Elementary schools use Virginia Department of Education-approved diagnostic assessments to measure children’s knowledge of the following literacy fundamentals: phonological awareness, alphabet recognition, concept of word, knowledge of letter sounds and spelling. These assessments provide a direct means of matching literacy instruction to specific literacy needs and provide a means of identifying children who are behind in their acquisition of these skills and therefore eligible for services through the commonwealth’s Early Intervention Reading Initiative.

 

2014-20152015-20162016-2017
Percent of Kindergarten Students Meeting Literacy BenchmarksDivision: 83.43 State: 90.38Division: State:Division: State:

Number of recently arrived English language learners exempted from state reading assessments

2015-20162016-20172017-2018
State000
Division000
Number of recently arrived English language learners exempted from state reading assessments

Enrollment

Fall Membership by Grade

Grade2015-20162016-20172017-2018
Pre-kindergarten15613288
Kindergarten149148148
Grade 1171147157
Grade 2157166138
Grade 3180151162
Grade 4154178139
Grade 5153149172
Grade 6168153157
Grade 7170158149
Grade 8165166155
Grade 9178174181
Grade 10162158153
Grade 11163137135
Grade 12128148123
Total Students2,2542,1652,057
Fall Membership by Grade
LEGEND< = A group below state definition for personally identifiable results
- = No data for group
* = Data not yet available

Fall Membership by Subgroup

2017 Fall Membership By Subgroup: Racial and Ethnic Groups

The Virginia Department of Education annually collects statistics on the number of students enrolled in public schools on September 30.  Student counts are reported by grade assignment, race, ethnicity, disability, English proficiency, and economic status.

The collection of race and ethnicity information as specified by the U.S. Department of Education is required for eligibility for federal education funds and for accountability reports.

A student is reported as economically disadvantaged if he or she meets any one of the following criteria:

  • Is eligible for Free/Reduced Meals;
  • Receives Temporary Assistance for Needy Families;
  • Is eligible for Medicaid; or
  • Is a migrant or is experiencing homelessness.

.

Fall Membership by Subgroup
Subgroup2015-20162016-20172017-2018
All Students225421652057
Female109110461016
Male116311191041
American Indian887
Asian121211
Black957915861
Hispanic164168184
Native Hawaiian111
White1028969907
Two or more races849286
Students with Disabilities227258250
Not Students with Disabilities202719071807
Economically Disadvantaged140313601360
Not Economically Disadvantaged851805697
English Learners95105105
Not English Learners215920601952
Migrant343
Homeless391920
LEGEND< = A group below state definition for personally identifiable results
- = No data for group
* = Data not yet available
Unduplicated = Students are able to be in two gap groups

College & Career Readiness

Diplomas and Completion

Class of 2017: All Students

Division

State

Most Virginia students earn either an Advanced Studies Diploma or a Standard Diploma.

To graduate with an Advanced Studies Diploma, a student must earn at least 26 standard units of credit by passing required courses and electives and at least nine verified units of credit by passing Standards of Learning end-of-course assessments in English, mathematics, science and history. Students who entered the ninth grade in 2013-2014 and afterwards must also successfully complete one virtual course.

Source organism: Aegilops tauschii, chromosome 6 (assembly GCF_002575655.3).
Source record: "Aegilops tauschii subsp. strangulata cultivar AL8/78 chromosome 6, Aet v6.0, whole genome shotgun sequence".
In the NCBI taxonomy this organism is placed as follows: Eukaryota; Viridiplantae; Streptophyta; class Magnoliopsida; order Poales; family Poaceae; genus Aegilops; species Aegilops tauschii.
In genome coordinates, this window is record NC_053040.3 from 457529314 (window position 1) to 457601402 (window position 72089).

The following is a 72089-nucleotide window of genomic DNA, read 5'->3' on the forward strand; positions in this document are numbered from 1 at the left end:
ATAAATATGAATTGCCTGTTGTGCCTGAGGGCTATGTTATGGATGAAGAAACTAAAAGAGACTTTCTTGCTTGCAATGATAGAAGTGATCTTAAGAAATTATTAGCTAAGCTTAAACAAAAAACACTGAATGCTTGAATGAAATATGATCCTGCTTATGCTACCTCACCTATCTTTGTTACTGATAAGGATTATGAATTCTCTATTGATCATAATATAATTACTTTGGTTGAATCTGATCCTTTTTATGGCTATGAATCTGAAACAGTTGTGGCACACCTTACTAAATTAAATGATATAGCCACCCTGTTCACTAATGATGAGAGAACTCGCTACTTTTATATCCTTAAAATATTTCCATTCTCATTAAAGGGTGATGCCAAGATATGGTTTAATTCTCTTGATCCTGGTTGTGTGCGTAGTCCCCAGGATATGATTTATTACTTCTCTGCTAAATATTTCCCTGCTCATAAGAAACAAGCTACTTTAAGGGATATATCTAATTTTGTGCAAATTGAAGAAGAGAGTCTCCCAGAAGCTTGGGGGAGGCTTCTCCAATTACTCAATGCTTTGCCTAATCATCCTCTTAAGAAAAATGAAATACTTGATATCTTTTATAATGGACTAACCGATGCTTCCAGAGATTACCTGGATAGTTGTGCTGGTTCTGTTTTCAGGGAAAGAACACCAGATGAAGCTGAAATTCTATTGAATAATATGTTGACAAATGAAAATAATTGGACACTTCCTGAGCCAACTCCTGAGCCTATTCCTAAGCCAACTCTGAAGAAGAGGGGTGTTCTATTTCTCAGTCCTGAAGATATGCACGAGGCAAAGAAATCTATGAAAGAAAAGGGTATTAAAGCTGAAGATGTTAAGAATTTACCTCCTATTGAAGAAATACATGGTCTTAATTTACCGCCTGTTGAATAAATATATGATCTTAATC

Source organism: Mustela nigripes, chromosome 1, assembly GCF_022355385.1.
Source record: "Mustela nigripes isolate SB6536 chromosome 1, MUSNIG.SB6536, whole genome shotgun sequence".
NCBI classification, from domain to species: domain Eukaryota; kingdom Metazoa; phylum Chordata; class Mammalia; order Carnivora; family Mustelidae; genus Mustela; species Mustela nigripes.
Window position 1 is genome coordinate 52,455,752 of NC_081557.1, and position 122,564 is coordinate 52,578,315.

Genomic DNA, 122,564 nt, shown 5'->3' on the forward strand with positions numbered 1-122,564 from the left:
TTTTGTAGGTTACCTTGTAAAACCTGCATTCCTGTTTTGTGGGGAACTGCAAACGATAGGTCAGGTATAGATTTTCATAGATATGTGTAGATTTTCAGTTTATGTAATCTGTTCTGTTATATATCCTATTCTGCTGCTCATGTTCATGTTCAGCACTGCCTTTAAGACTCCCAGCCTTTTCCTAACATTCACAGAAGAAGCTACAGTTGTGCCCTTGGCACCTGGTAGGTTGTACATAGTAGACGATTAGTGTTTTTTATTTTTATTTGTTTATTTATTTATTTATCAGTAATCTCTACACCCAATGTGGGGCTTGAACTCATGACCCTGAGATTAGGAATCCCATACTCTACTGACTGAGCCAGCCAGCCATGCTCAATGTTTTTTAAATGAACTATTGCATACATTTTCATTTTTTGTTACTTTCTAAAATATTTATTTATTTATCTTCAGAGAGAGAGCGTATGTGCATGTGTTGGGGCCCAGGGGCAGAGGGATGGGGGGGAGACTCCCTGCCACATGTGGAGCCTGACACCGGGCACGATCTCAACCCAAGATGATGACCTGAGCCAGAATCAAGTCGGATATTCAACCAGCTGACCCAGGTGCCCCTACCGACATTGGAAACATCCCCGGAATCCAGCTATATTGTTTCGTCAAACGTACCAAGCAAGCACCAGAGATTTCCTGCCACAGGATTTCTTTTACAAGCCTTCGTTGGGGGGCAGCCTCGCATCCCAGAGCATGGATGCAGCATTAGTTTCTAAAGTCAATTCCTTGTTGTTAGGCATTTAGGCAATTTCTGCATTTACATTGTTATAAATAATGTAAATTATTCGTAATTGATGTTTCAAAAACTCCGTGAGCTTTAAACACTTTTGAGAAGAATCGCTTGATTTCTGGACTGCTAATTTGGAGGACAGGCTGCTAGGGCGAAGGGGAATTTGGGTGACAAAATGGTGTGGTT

To graduate with a Standard Diploma, a student must earn at least 22 standard units of credit by passing required courses and electives, and earn at least six verified credits by passing end-of-course SOL tests or other assessments approved by the Board of Education. Students who entered the ninth grade in 2013-2014 and afterwards must earn a board-approved career and technical education credential to graduate and successfully complete one virtual course.

The Applied Studies Diploma and Modified Standard Diploma are available for certain students with disabilities. To reduce the likelihood of division-level pie charts being suppressed to protect student privacy, these diplomas are combined with Standard Diplomas in the pie chart as “Standard and Other Diplomas.” 

Status of the Students in the 2016-2017 Cohort
Student SubgroupTypeAdvanced DiplomasStandard DiplomasOther DiplomasGED'sDropoutsOther Non-Graduates
All StudentsDivision7464110166
State4978334420270895255071972
FemaleDivision44316022
State27214151989353321880682
MaleDivision303350144
State2256919222177362036271290
BlackDivision25278042
State79241059610702191502852
HispanicDivision<<<<<<
State47504926291891962258
WhiteDivision41353094
State299871610711575791723708
Two or more racesDivision<<<<0<
State23641473934417494
Students with DisabilitiesDivision1711050
State1022603427081331173104
Economically DisadvantagedDivision253280124
State959515818159442726441138
English LearnersDivision<<<<<<
State1518329526534162681
HomelessDivision<<<<<<
State203616882423757
LEGEND < = A group below state definition for personally identifiable results
- = No data for group
* = Data not yet available

Four-Year Virginia On-Time Graduation Rate

On-Time Graduation Rate Over Time

All Students

The Virginia On-Time Graduation Rate is based on four years of longitudinal student-level data and accounts for student mobility, changes in student enrollment, and local decisions on the promotion and retention of students. The formula also recognizes that some students with disabilities and English learners are allowed more than the standard four years to earn a diploma and are still counted as “on-time” graduates.